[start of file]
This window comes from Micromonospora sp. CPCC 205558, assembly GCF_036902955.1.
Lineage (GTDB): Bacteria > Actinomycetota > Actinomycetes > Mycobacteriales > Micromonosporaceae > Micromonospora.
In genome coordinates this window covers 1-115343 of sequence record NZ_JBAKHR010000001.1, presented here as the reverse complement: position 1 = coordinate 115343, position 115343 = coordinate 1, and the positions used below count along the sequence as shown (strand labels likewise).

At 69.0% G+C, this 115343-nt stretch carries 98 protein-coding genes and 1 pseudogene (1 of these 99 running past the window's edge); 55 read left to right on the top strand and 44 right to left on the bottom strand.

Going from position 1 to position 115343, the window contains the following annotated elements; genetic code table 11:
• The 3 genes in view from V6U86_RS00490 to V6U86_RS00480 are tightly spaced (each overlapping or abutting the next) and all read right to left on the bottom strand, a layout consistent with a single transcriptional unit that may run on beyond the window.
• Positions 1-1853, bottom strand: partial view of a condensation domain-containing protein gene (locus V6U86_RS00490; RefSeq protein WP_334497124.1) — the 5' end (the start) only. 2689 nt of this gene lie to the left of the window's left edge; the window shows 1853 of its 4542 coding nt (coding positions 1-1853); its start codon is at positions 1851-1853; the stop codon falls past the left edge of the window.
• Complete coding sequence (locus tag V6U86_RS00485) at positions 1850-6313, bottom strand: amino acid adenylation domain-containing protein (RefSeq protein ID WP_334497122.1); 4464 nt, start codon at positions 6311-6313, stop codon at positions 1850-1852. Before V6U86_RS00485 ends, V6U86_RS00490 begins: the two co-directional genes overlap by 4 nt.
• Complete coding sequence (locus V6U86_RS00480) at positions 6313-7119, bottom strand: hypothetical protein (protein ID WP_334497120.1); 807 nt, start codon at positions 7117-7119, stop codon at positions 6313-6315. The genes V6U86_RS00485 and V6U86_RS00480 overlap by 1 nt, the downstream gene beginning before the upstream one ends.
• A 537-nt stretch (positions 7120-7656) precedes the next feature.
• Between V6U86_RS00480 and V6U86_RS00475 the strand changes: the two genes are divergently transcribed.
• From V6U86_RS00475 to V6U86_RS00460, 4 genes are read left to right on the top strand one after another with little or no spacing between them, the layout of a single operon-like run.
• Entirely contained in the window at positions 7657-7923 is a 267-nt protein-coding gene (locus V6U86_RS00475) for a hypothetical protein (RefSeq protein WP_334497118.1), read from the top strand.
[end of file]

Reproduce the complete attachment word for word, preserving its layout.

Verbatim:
This window comes from Micromonospora sp. CPCC 205558, assembly GCF_036902955.1.
Lineage (GTDB): Bacteria > Actinomycetota > Actinomycetes > Mycobacteriales > Micromonosporaceae > Micromonospora.
In genome coordinates this window covers 1-115343 of sequence record NZ_JBAKHR010000001.1, presented here as the reverse complement: position 1 = coordinate 115343, position 115343 = coordinate 1, and the positions used below count along the sequence as shown (strand labels likewise).

At 69.0% G+C, this 115343-nt stretch carries 98 protein-coding genes and 1 pseudogene (1 of these 99 running past the window's edge); 55 read left to right on the top strand and 44 right to left on the bottom strand.

Going from position 1 to position 115343, the window contains the following annotated elements; genetic code table 11:
• The 3 genes in view from V6U86_RS00490 to V6U86_RS00480 are tightly spaced (each overlapping or abutting the next) and all read right to left on the bottom strand, a layout consistent with a single transcriptional unit that may run on beyond the window.
• Positions 1-1853, bottom strand: partial view of a condensation domain-containing protein gene (locus V6U86_RS00490; RefSeq protein WP_334497124.1) — the 5' end (the start) only. 2689 nt of this gene lie to the left of the window's left edge; the window shows 1853 of its 4542 coding nt (coding positions 1-1853); its start codon is at positions 1851-1853; the stop codon falls past the left edge of the window.
• Complete coding sequence (locus tag V6U86_RS00485) at positions 1850-6313, bottom strand: amino acid adenylation domain-containing protein (RefSeq protein ID WP_334497122.1); 4464 nt, start codon at positions 6311-6313, stop codon at positions 1850-1852. Before V6U86_RS00485 ends, V6U86_RS00490 begins: the two co-directional genes overlap by 4 nt.
• Complete coding sequence (locus V6U86_RS00480) at positions 6313-7119, bottom strand: hypothetical protein (protein ID WP_334497120.1); 807 nt, start codon at positions 7117-7119, stop codon at positions 6313-6315. The genes V6U86_RS00485 and V6U86_RS00480 overlap by 1 nt, the downstream gene beginning before the upstream one ends.
• A 537-nt stretch (positions 7120-7656) precedes the next feature.
• Between V6U86_RS00480 and V6U86_RS00475 the strand changes: the two genes are divergently transcribed.
• From V6U86_RS00475 to V6U86_RS00460, 4 genes are read left to right on the top strand one after another with little or no spacing between them, the layout of a single operon-like run.
• Entirely contained in the window at positions 7657-7923 is a 267-nt protein-coding gene (locus V6U86_RS00475) for a hypothetical protein (RefSeq protein WP_334497118.1), read from the top strand.